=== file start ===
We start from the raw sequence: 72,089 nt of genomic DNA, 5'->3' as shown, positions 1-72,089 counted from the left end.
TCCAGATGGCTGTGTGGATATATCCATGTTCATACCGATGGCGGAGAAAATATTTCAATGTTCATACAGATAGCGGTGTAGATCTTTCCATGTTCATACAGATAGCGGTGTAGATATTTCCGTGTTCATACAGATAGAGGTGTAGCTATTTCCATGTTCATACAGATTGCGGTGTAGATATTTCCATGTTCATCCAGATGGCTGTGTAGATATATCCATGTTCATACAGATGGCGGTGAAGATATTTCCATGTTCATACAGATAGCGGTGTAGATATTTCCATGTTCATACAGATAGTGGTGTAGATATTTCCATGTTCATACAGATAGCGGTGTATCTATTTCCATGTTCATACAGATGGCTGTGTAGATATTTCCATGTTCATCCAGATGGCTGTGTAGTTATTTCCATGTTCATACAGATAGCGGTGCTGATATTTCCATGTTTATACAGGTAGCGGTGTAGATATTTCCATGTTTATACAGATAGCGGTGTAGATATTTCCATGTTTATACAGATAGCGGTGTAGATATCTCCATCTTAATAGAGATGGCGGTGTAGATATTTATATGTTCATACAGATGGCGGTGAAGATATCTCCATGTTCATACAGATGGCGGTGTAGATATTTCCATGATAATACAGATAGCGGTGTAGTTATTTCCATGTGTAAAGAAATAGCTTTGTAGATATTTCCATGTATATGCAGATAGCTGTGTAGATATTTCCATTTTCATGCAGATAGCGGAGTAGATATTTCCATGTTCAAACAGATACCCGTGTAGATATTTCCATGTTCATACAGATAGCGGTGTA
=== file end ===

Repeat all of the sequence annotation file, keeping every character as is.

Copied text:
We start from the raw sequence: 72,089 nt of genomic DNA, 5'->3' as shown, positions 1-72,089 counted from the left end.
TCCAGATGGCTGTGTGGATATATCCATGTTCATACCGATGGCGGAGAAAATATTTCAATGTTCATACAGATAGCGGTGTAGATCTTTCCATGTTCATACAGATAGCGGTGTAGATATTTCCGTGTTCATACAGATAGAGGTGTAGCTATTTCCATGTTCATACAGATTGCGGTGTAGATATTTCCATGTTCATCCAGATGGCTGTGTAGATATATCCATGTTCATACAGATGGCGGTGAAGATATTTCCATGTTCATACAGATAGCGGTGTAGATATTTCCATGTTCATACAGATAGTGGTGTAGATATTTCCATGTTCATACAGATAGCGGTGTATCTATTTCCATGTTCATACAGATGGCTGTGTAGATATTTCCATGTTCATCCAGATGGCTGTGTAGTTATTTCCATGTTCATACAGATAGCGGTGCTGATATTTCCATGTTTATACAGGTAGCGGTGTAGATATTTCCATGTTTATACAGATAGCGGTGTAGATATTTCCATGTTTATACAGATAGCGGTGTAGATATCTCCATCTTAATAGAGATGGCGGTGTAGATATTTATATGTTCATACAGATGGCGGTGAAGATATCTCCATGTTCATACAGATGGCGGTGTAGATATTTCCATGATAATACAGATAGCGGTGTAGTTATTTCCATGTGTAAAGAAATAGCTTTGTAGATATTTCCATGTATATGCAGATAGCTGTGTAGATATTTCCATTTTCATGCAGATAGCGGAGTAGATATTTCCATGTTCAAACAGATACCCGTGTAGATATTTCCATGTTCATACAGATAGCGGTGTA